Toning gets a lot of slack, mainly because it’s not easy to hone down how effective it really is when it’s thrown in with a bunch of other skin-care steps. So, we thought we’d do a little explainer and advocate for a skincare step that often gets slept on!
What is toning?
It is not squatting, for your face. You’re not toiling away at your face the same way you would in the gym for your abs or your butt or any other bit that you’d like to tighten, it definitely isn’t as strenuous and it definitely doesn’t work that way on your face anyway!
Toning the skin on your face is more about balancing the PH of your skin at a point in your skin-care routine that has thrown it off balance, making it either more acidic or more alkaline on the spectrum. Our skin’s natural PH is about 5.5, making it slightly more acidic than alkaline. The acid mantle on your skin, which is comprised of the body’s natural facial excretions (a mix of sebum, lactic acid and amino acids) is there to protect your skin from getting attacked by a variety of internal and external forces that want to disrupt it.
It’s nearly impossible to find someone with enough self-restraint to not touch their face, and so our skin, without the right PH working on our skin, is vulnerable to bacterial infection from our hands and our surroundings on a secondly basis – this my friends, is what contributes to spots.
So, keeping the PH is very important.
What toner should I use?
I’m a personal advocate for home remedies and natural and organic (where possible) ingredients for use on my face, and an age old and memorialised facial routine for many has been the use of rose water as a toner.
Why Rose Water? Well, simply put, rose water is good for balancing the PH of your skin – it’s a natural balancing act all by itself. No nasty ingredients (or ones you can’t understand at the very least), it’s sourced from God’s green Earth and it smells beautiful.
I buy high quality distilled rose water and either leave it in it’s bottle or decant it into an amber spray bottle. I also sometimes mix it with shop-bought vegetable glycerin from the pharmacy, which is also completely natural and helps trap moisture in the skin, which is excellent for your base in these winter months!
How should I be toning?
If you’ve ever been inspired to emulate the Neutrogena girl and wipe endless amounts of cotton pads over your full face of make-up which also somehow remain clean and crisp white – I urge you to hold back in the name of Climate Change.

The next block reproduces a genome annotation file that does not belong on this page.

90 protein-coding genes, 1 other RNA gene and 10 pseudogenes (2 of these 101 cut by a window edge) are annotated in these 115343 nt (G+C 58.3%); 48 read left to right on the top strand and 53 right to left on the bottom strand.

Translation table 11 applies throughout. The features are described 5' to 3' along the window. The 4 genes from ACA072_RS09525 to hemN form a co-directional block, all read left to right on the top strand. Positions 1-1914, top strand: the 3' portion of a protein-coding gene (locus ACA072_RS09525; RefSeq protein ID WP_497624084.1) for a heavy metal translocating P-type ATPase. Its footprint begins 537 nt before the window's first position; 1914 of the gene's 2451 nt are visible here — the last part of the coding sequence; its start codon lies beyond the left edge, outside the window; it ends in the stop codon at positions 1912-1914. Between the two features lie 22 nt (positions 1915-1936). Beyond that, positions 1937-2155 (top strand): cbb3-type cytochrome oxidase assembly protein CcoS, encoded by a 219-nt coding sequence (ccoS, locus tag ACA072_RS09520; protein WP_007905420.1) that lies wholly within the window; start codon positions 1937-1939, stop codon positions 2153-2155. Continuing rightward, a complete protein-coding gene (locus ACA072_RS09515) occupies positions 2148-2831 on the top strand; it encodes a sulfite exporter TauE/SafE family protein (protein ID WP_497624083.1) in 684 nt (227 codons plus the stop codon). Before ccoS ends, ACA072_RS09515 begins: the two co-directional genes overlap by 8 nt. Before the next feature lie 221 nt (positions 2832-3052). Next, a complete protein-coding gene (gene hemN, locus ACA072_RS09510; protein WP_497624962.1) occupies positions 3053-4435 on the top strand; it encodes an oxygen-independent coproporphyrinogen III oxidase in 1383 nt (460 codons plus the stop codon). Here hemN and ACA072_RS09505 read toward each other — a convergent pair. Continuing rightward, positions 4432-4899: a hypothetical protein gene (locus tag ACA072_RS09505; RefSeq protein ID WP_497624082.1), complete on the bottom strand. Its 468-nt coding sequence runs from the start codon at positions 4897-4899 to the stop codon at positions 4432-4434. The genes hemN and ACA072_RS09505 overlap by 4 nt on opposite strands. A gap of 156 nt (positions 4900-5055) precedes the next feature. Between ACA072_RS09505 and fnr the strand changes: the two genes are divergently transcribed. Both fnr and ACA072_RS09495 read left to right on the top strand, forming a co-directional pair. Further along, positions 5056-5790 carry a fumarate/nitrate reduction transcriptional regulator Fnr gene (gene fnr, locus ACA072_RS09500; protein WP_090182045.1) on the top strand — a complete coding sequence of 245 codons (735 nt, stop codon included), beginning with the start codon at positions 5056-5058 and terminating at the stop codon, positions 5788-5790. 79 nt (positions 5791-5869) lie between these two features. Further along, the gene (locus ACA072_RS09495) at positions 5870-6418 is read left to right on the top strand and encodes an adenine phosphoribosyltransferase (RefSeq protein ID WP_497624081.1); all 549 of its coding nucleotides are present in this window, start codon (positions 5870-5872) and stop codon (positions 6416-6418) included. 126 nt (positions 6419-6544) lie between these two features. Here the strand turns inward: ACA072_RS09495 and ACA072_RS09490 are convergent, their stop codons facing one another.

Although it’s not as glamorous a process, using your hands or even a spray bottle to get that toner on your face instead of disposable cotton pads is a small and wondrous step towards helping the environment – and also, it’s just not necessary. If you’re really stuck on the feeling of rubbing product into your face with cotton pads, why not try a laborious but worthwhile alternative in sewing your own organic, reusable cotton pads. There are plenty of tutorials online, and you can sew as many to last you the week and throw in the wash ready to be used again the next.
Lastly, when do I tone?
Really simple, just after you’ve cleansed your face or woken up in the morning.
After you’ve cleansed your face of make-up after a long day, you need to restore your skin’s acid mantle & PH before moisturising, so that it doesn’t have to do the hard work of restoring itself with extra products slathered on top. Clean, spray or dab on some toner with your fingers, wait a couple of seconds to dry and proceed to the rest of your skin-care routine, be it moisturising or putting on a serum.
I also use it in the morning when I wake up. If you’re washing your pillowcases regularly and taking your make-up off properly in the evening, you don’t need to be stripping your skin unnecessarily of it’s natural oils by giving it a full cleanse first thing in the morning. I personally like waking up to rinsing my face with a bit of water to wake me up, dabbing on some rose-water toner, moisturising and carrying on with my day!
We share tips, hacks, and products receommended by the Amaliah community across the world. We all have different skin, hair and nails so we want to cover tried and tested methods used by Muslim Women in the community.